—Submitted by a parent


Posted March 4, 2010

We've been at MSC for 5 years. The parents and kids are fantastic. Sadly, the quality of teaching has diminished over time and it seems directly attributable to a poor administration which is completely, and seemingly intentionally, isolated from the community. It's hit and miss as to whether you will have a fantastic teacher or a less than average teacher. There is no consistency, and the administration does not listen to parents.
—Submitted by a parent


Posted September 20, 2009

Great community - truly diverse, well rounded and strong. Also fantastic, caring, positive and helpful teachers and administrators.
—Submitted by a parent


Posted October 29, 2007

We have two children at MSC, and we are in our 4th year at the school. MSC has met, and in some areas exceeded, all our hopes for an elementary school. It's a special place.
—Submitted by a parent


Community ratings and reviews do not represent the views of GreatSchools nor does GreatSchools check their accuracy or verify the reviewers' identities. Use your discretion when evaluating these reviews.

About these ratings

The Community Rating is the school’s average rating from its community members (e.g., parents, students, and school staff). The highest possible rating is five stars; the lowest is one star.

The test results by subgroup show how the designated group of students is performing in comparison to the general population.
English Language Arts

The state average for English Language Arts was 31% in 2013.

74 students were tested at this school in 2013.

2013

 
 
64%

2012

 
 
86%

2011

 
 
79%
Math

The state average for Math was 34% in 2013.

74 students were tested at this school in 2013.

2013

 
 
62%

2012

 
 
77%

2011

 
 
75%
Scale: % proficient or advanced

About the tests


Beginning in the 2012-2013 school year, the New York State Department of Instruction implemented new assessments designed to be aligned with the Common Core State Standards. The new standards for proficiency in these subjects are higher than in previous years and the percent of students earning a proficient score is expected to be lower as a result of this change. See this letter from New York's Commissioner of Education for more information on these changes.

In 2012-2013 New York used the New York State Assessments to test students in grades 3 through 8 in English language arts and math, and in grades 4 and 8 in Science. The tests are standards-based, which means they measure how well students are mastering specific skills defined for each grade by the state of New York. The goal is for 90% of students to meet or exceed grade-level standards on the tests.

Source: New York State Education Department

English Language Arts

The state average for English Language Arts was 30% in 2013.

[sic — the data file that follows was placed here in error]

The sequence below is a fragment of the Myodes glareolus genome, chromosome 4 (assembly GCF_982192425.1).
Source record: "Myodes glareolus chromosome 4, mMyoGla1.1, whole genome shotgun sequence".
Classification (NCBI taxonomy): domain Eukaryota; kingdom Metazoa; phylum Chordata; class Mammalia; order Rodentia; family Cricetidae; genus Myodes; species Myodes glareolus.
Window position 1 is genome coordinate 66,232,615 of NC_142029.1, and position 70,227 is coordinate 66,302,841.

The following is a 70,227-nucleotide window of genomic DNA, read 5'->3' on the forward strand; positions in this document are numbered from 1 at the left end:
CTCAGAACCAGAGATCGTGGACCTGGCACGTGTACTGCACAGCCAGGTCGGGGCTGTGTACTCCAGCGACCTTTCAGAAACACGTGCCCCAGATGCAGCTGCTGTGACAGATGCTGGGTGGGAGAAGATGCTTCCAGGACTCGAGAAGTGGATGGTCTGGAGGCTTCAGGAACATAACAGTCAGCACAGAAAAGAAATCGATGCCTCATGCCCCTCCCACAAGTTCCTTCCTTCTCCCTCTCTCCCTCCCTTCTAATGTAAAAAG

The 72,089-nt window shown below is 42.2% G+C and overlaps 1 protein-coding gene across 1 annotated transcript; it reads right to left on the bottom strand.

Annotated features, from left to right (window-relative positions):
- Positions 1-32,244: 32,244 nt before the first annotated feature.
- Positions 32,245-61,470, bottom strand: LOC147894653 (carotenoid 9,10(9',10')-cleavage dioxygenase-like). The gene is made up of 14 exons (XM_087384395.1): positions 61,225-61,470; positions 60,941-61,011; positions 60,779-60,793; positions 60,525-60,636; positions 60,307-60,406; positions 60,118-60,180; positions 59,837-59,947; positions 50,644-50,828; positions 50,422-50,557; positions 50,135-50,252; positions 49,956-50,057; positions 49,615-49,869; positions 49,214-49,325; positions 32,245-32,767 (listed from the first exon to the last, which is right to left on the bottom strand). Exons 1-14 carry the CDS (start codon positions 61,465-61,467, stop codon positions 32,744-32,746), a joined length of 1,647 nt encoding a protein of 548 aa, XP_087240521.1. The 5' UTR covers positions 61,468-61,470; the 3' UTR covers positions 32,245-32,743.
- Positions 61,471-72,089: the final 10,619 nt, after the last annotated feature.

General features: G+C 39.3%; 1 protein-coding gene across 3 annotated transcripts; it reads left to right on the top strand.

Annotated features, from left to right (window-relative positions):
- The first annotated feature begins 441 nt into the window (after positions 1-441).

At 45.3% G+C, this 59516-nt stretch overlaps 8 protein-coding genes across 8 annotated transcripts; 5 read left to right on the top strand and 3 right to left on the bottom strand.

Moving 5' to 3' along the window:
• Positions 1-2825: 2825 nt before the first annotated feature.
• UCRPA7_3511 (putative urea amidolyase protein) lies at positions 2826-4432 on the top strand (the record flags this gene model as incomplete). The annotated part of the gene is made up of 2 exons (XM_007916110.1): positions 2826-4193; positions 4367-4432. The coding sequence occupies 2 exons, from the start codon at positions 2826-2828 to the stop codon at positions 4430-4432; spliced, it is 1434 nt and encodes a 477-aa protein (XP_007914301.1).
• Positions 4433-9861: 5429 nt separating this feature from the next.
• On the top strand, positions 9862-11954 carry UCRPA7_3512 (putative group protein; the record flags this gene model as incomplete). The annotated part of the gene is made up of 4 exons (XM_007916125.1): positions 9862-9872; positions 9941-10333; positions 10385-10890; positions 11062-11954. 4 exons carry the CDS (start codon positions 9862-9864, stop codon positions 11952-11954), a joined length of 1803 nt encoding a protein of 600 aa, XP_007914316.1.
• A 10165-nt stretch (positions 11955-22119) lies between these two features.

76 students were tested at this school in 2013.

2013

 
 
57%

2012

 
 
78%

2011

 
 
91%
Math

The state average for Math was 36% in 2013.

77 students were tested at this school in 2013.

2013

 
 
68%

2012

 
 
93%

2011

 
 
92%
Science

The state average for Science was 90% in 2013.

76 students were tested at this school in 2013.

2013

 
 
98%

2011

 
 
98%
Scale: % proficient or advanced

About the tests


Beginning in the 2012-2013 school year, the New York State Department of Instruction implemented new assessments designed to be aligned with the Common Core State Standards. The new standards for proficiency in these subjects are higher than in previous years and the percent of students earning a proficient score is expected to be lower as a result of this change. See this letter from New York's Commissioner of Education for more information on these changes.

In 2012-2013 New York used the New York State Assessments to test students in grades 3 through 8 in English language arts and math, and in grades 4 and 8 in Science. The tests are standards-based, which means they measure how well students are mastering specific skills defined for each grade by the state of New York. The goal is for 90% of students to meet or exceed grade-level standards on the tests.

Source: New York State Education Department

English Language Arts

The state average for English Language Arts was 31% in 2013.

72 students were tested at this school in 2013.

2013

 
 
52%

2012

 
 
83%

2011

 
 
90%
Math

The state average for Math was 30% in 2013.

72 students were tested at this school in 2013.

2013

 
 
43%

2012

 
 
80%

2011

 
 
82%
Scale: % proficient or advanced

About the tests


Beginning in the 2012-2013 school year, the New York State Department of Instruction implemented new assessments designed to be aligned with the Common Core State Standards. The new standards for proficiency in these subjects are higher than in previous years and the percent of students earning a proficient score is expected to be lower as a result of this change. See this letter from New York's Commissioner of Education for more information on these changes.